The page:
Declining oil prices set to boost Vietnam’s external balance by US$1.5 billion
Vietnam posted net spending on offshore crude oil of nearly US$1.8 billion in 2019.
Vietnam’s external balance is set to improve by over US$1.5 billion in 2020 as a result of a sharp decline in global oil prices, according to Viet Dragon Securities Company (VDSC).
|Crude oil price (USD per barrel).|
Crude oil prices crashed by over 30% last Friday because of disagreements between the OPEC and Russia on cuts in production. Meanwhile, Vietnam is a net crude imporer and its net spending on offshore crude oil in 2019 reached nearly US$1.8 billion.
Regarding fiscal policy, VDSC expected no unanticipated changes caused by strained public finances in 2020 because of the weakening of oil revenues and taxes from export/import goods, said the VDSC in its latest report.
In the context of the oil crash accompanied by a global economic slowdown, it is predicted real income gains for consumers will be limited in Vietnam, due to the people’s current preference for saving rather than spending. The clearest impact is the pass-through into slowing inflation which may ease pressure on the State Bank of Vietnam, the country’s central bank, and present a window of opportunity to implement policy accommodation.
As a result, the circumstance may lead to the SBV’s decision to lower interest rates in the second half of the second quarter.
In the past, the plunge in crude oil prices has led to significant real income shifts from exporting to importing countries. Although that is a zero-sum game between oil exporting and importing countries, the economic models of the World Bank showed that declines in crude oil prices likely result in a net positive effect for global activity over the medium term.
The losses of oil-exporting countries are entirely offset by stronger growth in oil-importing ones via rising consumption, lower inflation and widening policy room that would lower macroeconomic vulnerabilities.
However, in reality, the impact varies among oil-importing countries in different periods and the economic effects are dependent on at least three critical aspects of the oil price decline, including 1) Underlying drivers of the oil price decline, 2) Persistence of the oil price decline and 3) The extent of price pass-through.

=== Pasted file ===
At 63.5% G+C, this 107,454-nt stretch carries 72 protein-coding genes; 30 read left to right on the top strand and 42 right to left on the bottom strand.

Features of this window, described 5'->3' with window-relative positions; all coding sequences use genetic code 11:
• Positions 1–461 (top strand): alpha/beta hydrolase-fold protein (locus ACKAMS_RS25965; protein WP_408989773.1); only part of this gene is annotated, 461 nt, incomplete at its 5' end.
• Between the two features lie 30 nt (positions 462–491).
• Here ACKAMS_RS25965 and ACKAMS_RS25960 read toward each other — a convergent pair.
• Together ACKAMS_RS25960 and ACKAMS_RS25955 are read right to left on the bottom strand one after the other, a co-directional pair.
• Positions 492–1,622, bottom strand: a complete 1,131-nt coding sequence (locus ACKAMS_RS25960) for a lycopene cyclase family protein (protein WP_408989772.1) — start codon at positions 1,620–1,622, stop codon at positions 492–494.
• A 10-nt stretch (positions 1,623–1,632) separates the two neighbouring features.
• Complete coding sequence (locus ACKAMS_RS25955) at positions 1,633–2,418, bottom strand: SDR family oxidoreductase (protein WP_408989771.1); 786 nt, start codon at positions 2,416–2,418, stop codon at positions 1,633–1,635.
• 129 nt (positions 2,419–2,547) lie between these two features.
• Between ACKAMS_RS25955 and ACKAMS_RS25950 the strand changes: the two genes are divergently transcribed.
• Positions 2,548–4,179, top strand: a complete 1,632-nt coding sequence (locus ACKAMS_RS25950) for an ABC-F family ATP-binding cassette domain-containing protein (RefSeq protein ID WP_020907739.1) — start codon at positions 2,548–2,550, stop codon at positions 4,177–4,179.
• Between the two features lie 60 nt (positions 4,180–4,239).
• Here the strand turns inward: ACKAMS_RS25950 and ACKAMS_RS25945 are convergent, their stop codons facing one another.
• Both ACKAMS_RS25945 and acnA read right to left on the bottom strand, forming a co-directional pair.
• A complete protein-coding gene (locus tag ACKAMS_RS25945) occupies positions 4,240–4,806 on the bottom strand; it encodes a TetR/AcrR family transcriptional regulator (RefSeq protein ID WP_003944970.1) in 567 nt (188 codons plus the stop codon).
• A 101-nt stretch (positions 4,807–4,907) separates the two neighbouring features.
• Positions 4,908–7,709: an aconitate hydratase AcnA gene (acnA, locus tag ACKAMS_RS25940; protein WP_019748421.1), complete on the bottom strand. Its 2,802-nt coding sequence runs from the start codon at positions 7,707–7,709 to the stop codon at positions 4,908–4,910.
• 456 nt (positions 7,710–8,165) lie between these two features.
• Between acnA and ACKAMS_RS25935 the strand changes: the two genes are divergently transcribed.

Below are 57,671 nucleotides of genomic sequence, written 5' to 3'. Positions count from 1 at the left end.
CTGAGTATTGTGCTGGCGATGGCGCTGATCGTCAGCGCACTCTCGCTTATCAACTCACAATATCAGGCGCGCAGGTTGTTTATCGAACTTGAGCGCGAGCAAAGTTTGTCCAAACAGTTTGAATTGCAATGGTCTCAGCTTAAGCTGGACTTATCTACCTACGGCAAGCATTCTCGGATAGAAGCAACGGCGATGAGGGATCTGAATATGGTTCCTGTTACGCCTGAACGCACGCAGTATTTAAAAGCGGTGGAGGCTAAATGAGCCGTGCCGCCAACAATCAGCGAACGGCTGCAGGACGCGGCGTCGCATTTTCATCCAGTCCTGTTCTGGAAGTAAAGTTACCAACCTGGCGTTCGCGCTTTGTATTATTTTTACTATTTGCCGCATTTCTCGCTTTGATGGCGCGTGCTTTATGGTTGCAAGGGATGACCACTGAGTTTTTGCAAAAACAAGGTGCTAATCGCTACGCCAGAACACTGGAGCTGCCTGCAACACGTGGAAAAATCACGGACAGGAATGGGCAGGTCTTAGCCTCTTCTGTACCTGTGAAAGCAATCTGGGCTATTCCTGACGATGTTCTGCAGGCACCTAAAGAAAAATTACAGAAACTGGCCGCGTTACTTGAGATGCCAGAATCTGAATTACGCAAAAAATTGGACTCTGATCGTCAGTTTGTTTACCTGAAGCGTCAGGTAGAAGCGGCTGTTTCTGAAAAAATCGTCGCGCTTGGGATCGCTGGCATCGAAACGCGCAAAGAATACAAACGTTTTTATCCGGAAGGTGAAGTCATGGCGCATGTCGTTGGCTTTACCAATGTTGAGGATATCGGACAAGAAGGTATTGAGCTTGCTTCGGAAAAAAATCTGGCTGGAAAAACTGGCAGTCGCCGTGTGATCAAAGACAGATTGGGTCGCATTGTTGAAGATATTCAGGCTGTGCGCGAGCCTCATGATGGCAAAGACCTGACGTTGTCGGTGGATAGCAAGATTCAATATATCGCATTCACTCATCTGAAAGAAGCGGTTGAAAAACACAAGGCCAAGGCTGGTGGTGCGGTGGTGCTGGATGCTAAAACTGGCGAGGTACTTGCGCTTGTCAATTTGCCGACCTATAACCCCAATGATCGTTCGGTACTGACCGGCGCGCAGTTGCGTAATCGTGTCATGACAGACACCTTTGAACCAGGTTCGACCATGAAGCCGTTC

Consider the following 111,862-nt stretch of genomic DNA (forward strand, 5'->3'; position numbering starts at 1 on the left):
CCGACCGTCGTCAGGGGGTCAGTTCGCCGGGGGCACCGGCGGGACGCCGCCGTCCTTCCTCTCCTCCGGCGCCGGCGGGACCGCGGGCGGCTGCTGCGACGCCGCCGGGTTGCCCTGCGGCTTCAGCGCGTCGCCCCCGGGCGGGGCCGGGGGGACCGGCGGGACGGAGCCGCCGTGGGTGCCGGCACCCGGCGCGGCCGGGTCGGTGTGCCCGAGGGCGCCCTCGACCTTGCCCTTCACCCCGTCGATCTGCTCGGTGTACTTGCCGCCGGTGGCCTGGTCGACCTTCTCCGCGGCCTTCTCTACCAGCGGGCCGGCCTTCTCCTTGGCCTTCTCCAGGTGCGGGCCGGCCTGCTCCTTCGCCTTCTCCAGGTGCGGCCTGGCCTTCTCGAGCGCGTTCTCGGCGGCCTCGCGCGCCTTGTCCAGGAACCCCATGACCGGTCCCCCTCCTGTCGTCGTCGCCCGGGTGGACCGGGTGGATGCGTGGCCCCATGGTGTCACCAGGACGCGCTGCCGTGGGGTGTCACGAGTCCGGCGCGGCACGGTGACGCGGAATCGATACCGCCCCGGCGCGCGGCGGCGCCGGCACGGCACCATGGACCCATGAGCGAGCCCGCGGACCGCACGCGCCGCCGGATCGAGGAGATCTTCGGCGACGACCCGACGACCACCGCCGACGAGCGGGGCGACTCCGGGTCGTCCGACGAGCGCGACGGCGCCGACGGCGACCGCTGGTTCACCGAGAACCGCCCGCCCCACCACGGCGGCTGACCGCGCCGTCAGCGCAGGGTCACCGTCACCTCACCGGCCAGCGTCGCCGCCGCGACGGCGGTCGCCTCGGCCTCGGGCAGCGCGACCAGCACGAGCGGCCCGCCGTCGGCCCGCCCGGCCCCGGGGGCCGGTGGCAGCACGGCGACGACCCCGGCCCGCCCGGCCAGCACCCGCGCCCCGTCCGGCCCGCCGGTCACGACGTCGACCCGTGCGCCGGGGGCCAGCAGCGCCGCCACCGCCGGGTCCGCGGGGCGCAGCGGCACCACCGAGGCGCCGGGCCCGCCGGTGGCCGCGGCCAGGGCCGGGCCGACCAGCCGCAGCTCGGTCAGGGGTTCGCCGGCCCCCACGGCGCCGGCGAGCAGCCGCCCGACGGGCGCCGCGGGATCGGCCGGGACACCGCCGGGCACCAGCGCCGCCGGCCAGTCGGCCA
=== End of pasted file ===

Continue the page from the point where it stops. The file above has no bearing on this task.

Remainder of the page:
The explanation for the present plunge in crude oil prices hints that both supply- and demand-side effects are dominant.
Energy prices dropped by 10% since the beginning of the year as the Covid-19 outbreak has darkened the outlook of global demand. Besides Italy, France and Japan, more and more countries are expected to suffer technical recessions in the first half of 2020. Crude oil producers are hurt further due to a significant shift of OPEC policies that have been unable to curb supply.
The last three plunges in crude oil prices were due to the unwinding of geopolitical risks in Middle East in 1980s, global finance collapse in 2008 and technology-driven surprises in the production of unconventional oil in 2014. The current drop in crude oil prices is highly sensitive to the effort of containing the epidemic and the deals of big oil exporters. Whether the drop is temporary or not is important to assess its impact on saving real income gains or translating into higher spending to lift economic activity.
The third factor is related to the price pass-through that determines how much of the decline in oil prices translates into a drop in gasoline and petroleum prices at the retail level. The benefits depend on the specifics of the subsidy and pricing regimes.
In Vietnam, there are administrative controls on energy prices in which taxes and fees account for nearly half of retail prices. This somehow limits the positive impacts from lower energy prices on customers’ income and consumption. In 2014-2016, for example, gasoline prices in Vietnam decreased by approximately 40% while global crude oil prices declined by 70%.
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